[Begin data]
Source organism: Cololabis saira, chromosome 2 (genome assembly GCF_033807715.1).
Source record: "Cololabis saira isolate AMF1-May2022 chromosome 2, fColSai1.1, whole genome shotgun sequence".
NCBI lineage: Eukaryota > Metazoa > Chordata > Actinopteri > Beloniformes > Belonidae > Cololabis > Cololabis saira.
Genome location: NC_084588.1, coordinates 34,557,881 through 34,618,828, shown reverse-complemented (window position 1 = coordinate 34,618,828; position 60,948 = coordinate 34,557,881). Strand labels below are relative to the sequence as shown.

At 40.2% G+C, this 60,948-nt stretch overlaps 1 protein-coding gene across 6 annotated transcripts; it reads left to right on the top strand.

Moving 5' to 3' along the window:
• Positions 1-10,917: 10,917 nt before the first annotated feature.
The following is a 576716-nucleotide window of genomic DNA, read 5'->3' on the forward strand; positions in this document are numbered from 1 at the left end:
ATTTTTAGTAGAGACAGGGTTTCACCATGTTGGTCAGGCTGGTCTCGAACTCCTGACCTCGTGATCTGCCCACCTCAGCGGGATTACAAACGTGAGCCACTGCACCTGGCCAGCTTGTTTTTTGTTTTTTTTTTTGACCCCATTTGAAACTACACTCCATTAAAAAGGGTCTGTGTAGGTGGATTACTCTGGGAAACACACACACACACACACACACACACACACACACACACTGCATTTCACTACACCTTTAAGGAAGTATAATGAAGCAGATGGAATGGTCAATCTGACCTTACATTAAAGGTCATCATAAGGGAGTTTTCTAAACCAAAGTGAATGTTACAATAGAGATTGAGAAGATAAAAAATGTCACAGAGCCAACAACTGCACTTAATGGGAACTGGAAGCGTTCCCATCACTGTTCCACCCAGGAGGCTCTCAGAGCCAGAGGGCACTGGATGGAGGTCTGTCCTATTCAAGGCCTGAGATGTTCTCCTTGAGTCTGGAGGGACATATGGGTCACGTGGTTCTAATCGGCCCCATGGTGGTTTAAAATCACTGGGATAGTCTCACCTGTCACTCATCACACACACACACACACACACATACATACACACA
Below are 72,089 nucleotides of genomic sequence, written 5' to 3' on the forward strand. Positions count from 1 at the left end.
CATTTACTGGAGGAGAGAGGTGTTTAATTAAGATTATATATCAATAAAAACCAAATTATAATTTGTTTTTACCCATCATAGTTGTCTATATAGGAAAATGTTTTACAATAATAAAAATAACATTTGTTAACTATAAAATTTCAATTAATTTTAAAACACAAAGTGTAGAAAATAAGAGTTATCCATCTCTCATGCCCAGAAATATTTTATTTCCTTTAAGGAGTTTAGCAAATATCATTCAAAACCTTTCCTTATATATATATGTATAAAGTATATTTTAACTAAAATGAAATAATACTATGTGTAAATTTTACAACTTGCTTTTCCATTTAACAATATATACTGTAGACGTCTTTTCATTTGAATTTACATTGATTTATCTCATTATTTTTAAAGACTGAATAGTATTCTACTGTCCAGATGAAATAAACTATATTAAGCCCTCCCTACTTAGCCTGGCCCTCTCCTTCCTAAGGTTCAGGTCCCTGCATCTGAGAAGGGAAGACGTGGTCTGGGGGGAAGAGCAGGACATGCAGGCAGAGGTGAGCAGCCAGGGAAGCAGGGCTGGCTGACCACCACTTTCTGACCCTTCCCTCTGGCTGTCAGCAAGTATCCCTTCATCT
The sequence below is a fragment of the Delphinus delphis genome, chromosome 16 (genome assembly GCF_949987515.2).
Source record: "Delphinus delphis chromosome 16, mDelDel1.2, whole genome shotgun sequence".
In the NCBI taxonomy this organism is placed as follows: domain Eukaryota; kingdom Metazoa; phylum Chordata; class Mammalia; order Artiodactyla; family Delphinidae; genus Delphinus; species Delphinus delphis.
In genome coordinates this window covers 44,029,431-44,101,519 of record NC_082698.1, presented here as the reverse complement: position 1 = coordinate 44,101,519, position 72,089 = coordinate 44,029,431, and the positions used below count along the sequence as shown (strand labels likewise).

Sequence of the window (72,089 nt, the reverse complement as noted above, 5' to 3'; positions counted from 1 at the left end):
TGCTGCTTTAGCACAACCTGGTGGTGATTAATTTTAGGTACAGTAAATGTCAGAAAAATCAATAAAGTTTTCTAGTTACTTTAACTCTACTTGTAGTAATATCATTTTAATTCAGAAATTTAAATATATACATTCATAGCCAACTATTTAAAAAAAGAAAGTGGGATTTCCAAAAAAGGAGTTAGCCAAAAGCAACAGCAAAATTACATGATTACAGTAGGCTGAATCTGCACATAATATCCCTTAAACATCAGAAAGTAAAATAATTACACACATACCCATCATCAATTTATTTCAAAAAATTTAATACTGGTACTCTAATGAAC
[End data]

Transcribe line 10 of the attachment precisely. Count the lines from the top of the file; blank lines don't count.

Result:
Below are 72,089 nucleotides of genomic sequence, written 5' to 3' on the forward strand. Positions count from 1 at the left end.